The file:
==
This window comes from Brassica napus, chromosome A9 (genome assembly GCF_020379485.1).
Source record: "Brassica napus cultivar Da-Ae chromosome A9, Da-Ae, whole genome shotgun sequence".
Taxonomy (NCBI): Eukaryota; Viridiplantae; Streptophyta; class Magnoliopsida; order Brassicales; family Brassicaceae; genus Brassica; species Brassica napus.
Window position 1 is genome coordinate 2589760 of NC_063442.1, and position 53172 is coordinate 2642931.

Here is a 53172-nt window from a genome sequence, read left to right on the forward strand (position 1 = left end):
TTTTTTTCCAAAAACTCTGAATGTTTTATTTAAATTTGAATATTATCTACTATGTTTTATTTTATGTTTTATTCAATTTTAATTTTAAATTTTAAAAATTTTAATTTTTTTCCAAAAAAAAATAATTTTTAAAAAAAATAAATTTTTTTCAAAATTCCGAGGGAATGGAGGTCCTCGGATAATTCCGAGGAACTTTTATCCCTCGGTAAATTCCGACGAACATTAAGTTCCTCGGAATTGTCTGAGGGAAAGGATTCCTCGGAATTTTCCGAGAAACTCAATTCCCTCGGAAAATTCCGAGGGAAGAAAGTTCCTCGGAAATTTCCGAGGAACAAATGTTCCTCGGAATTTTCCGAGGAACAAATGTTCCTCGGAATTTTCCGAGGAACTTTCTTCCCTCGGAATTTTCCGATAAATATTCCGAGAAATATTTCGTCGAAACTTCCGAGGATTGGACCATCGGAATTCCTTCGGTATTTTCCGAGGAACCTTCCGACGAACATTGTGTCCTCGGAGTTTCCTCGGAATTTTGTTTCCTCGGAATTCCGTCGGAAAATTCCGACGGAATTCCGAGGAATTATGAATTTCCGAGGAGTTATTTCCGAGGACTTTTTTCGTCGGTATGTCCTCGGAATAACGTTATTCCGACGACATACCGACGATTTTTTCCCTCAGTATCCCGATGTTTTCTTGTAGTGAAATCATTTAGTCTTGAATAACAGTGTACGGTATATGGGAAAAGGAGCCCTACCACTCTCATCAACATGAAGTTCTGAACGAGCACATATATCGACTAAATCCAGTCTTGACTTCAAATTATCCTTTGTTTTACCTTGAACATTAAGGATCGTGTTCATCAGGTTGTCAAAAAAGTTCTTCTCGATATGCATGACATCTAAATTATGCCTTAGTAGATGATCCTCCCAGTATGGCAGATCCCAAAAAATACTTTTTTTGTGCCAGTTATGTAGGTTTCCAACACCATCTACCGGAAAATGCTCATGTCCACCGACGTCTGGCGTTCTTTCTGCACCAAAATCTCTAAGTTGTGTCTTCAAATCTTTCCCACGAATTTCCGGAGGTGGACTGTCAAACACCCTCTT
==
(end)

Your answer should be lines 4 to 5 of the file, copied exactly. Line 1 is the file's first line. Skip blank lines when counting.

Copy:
Window position 1 is genome coordinate 2589760 of NC_063442.1, and position 53172 is coordinate 2642931.

Here is a 53172-nt window from a genome sequence, read left to right on the forward strand (position 1 = left end):